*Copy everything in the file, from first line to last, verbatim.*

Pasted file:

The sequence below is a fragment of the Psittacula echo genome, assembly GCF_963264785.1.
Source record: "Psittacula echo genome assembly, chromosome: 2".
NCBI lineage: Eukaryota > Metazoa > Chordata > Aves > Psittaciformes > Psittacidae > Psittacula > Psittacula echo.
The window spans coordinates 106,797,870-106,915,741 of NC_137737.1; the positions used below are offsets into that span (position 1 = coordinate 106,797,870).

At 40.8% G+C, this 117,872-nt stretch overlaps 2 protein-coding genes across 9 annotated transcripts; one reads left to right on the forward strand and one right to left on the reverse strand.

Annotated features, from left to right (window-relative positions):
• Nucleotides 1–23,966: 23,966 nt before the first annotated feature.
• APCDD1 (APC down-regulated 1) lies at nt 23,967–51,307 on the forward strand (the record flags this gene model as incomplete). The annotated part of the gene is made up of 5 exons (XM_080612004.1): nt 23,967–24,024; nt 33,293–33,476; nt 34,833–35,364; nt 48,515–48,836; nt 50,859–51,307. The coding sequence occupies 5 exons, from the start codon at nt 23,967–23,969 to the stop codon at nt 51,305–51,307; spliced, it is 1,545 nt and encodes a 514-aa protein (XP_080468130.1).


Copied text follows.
The sequence below is a fragment of the Psittacula echo genome, assembly GCF_963264785.1.
Source record: "Psittacula echo genome assembly, chromosome: 2".
NCBI lineage: Eukaryota > Metazoa > Chordata > Aves > Psittaciformes > Psittacidae > Psittacula > Psittacula echo.
The window spans coordinates 106,797,870-106,915,741 of NC_137737.1; the positions used below are offsets into that span (position 1 = coordinate 106,797,870).

At 40.8% G+C, this 117,872-nt stretch overlaps 2 protein-coding genes across 9 annotated transcripts; one reads left to right on the forward strand and one right to left on the reverse strand.

Annotated features, from left to right (window-relative positions):
• Nucleotides 1–23,966: 23,966 nt before the first annotated feature.
• APCDD1 (APC down-regulated 1) lies at nt 23,967–51,307 on the forward strand (the record flags this gene model as incomplete). The annotated part of the gene is made up of 5 exons (XM_080612004.1): nt 23,967–24,024; nt 33,293–33,476; nt 34,833–35,364; nt 48,515–48,836; nt 50,859–51,307. The coding sequence occupies 5 exons, from the start codon at nt 23,967–23,969 to the stop codon at nt 51,305–51,307; spliced, it is 1,545 nt and encodes a 514-aa protein (XP_080468130.1).